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Queens officer who spied on Tibetans in New York City for China denied pretrial release: Feds

Photo via Twitter/@nypd111pct

The alleged Chinese spy who worked as a community affairs officer in a northeast Queens police precinct will be jailed until his trial, the U.S. Attorney’s Office for the Eastern District of New York announced on Friday.

Baimadajie Angwang, a community affairs officer in the NYPD’s 111th Precinct, appealed the court’s decision to detain him prior to his trial. The appeal was denied on Friday, Dec. 11.

Angwang is accused of acting as an unregistered foreign agent, working with two members of the Chinese consulate in New York since 2018 to provide information on activities of Tibetans living in the New York City area, according to the feds. The naturalized U.S. citizen has also been charged with wire fraud, false statements and obstruction of an official proceeding.

Angwang’s lawyers argued that their defendant wouldn’t skip town before his trial in an appeal filed in court earlier this year. Additionally, they argued that the court had committed a legal error in Angwang’s initial proceeding by using the allegations against him to determine his “history and characteristics.” Lawyers for the defendant also argued that the court had committed several factual errors related to an interview with Angwang in their decision to detain him.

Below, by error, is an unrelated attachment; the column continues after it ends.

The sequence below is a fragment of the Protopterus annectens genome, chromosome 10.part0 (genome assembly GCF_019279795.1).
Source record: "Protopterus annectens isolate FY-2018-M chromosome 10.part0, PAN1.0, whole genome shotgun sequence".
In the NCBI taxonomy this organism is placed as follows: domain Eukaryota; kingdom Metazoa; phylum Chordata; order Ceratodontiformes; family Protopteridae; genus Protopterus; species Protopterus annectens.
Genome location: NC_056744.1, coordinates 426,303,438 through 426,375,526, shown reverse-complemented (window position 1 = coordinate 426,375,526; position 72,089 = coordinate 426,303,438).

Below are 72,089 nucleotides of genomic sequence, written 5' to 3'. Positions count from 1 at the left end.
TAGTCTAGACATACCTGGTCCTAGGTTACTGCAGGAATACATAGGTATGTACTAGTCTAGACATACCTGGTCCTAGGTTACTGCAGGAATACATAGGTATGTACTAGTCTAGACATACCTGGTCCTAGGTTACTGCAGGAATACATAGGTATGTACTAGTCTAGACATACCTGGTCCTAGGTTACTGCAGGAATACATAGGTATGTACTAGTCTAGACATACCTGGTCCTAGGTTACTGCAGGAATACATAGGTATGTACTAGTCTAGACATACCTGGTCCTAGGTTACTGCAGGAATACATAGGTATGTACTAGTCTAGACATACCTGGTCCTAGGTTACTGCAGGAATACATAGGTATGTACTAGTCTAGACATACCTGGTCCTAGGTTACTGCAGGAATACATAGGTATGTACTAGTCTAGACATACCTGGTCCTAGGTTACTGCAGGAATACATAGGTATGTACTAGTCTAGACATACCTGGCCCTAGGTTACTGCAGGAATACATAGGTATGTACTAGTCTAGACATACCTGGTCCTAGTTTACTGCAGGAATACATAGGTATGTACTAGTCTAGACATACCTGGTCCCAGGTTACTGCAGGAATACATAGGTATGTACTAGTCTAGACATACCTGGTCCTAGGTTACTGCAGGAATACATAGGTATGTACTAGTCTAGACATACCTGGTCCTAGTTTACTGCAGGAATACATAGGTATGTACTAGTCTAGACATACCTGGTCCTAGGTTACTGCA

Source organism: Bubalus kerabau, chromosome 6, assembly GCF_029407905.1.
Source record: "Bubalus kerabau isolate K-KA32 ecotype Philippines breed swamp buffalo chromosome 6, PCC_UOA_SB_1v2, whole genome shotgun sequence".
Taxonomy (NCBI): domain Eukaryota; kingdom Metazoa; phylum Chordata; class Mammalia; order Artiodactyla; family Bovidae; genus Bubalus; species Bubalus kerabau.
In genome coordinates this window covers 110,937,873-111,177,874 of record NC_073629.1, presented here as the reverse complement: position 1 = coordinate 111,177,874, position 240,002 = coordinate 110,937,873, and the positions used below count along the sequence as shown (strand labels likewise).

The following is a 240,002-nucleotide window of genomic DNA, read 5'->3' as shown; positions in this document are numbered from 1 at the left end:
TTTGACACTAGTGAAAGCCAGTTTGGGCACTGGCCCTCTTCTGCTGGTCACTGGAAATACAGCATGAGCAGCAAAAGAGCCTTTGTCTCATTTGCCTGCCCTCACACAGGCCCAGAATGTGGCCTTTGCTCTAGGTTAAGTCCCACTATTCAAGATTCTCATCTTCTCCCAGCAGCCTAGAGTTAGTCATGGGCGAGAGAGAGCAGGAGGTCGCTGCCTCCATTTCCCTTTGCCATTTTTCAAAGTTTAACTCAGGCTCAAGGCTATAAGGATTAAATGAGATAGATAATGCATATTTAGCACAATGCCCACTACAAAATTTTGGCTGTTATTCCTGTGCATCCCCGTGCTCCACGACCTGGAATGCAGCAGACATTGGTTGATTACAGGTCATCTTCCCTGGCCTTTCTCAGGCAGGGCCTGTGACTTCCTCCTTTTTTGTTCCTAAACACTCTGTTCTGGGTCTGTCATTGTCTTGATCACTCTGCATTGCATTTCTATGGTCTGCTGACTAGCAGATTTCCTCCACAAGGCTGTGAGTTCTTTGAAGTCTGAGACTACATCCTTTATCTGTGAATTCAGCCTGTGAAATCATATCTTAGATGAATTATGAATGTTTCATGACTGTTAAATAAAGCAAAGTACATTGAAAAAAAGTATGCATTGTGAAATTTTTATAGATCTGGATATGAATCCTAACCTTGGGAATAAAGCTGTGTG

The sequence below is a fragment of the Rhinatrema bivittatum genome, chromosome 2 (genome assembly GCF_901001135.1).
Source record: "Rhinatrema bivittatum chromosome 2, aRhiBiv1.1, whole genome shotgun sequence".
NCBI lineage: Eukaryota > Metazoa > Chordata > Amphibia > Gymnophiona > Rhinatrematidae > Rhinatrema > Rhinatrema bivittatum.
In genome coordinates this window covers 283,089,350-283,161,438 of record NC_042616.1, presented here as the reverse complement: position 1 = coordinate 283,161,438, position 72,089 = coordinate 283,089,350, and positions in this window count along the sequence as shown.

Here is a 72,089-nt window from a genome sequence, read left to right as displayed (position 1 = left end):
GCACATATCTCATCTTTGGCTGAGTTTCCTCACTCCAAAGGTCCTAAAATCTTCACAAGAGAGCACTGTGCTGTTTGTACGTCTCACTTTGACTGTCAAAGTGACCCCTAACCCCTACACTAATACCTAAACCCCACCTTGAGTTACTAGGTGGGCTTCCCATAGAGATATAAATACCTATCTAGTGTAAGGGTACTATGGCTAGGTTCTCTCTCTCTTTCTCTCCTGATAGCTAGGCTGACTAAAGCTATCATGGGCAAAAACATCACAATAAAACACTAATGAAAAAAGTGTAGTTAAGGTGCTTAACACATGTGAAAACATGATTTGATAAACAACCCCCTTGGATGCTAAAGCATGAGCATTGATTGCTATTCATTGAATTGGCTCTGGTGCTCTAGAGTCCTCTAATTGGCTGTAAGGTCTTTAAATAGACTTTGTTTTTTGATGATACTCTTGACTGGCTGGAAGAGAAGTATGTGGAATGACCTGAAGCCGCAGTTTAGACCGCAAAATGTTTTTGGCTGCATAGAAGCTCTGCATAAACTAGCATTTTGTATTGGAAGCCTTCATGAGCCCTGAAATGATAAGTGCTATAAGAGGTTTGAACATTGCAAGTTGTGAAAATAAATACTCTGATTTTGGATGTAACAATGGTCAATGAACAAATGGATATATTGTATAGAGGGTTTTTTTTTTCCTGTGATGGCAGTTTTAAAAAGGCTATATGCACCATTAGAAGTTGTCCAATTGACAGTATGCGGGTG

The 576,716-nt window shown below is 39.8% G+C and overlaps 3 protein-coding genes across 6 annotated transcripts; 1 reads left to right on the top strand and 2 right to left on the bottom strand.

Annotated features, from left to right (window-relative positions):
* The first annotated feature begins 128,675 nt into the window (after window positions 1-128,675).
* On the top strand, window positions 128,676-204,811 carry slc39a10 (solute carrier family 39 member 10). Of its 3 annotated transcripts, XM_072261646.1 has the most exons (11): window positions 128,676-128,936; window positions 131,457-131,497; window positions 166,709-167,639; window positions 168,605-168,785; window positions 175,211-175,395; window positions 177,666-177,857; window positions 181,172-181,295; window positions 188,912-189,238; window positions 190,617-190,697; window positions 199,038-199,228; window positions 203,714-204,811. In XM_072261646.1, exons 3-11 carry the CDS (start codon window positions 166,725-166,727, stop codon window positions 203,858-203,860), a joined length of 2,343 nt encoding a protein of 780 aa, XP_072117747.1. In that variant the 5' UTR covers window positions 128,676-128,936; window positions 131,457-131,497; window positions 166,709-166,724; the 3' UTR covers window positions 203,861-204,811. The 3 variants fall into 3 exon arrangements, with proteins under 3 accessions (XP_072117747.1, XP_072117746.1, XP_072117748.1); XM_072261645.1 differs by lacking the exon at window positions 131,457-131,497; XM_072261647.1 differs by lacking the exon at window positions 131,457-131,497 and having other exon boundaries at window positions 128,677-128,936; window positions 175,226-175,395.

Ultimately, the court found no fault in its initial decision.

Angwang, who lives in Williston Park in Long Island, came to the U.S. on a cultural exchange visa and overstayed a second visa, eventually becoming a naturalized citizen after seeking asylum in the U.S.

In his asylum claim, the officer alleged that he had suffered arrest and torture at the hands of the Chinese government when in realty, as the criminal complaint alleges, he was working with the Chinese consulate to report on ethnic Tibetans living in the city.

Angwang faces up to 55 years behind bars if convicted.

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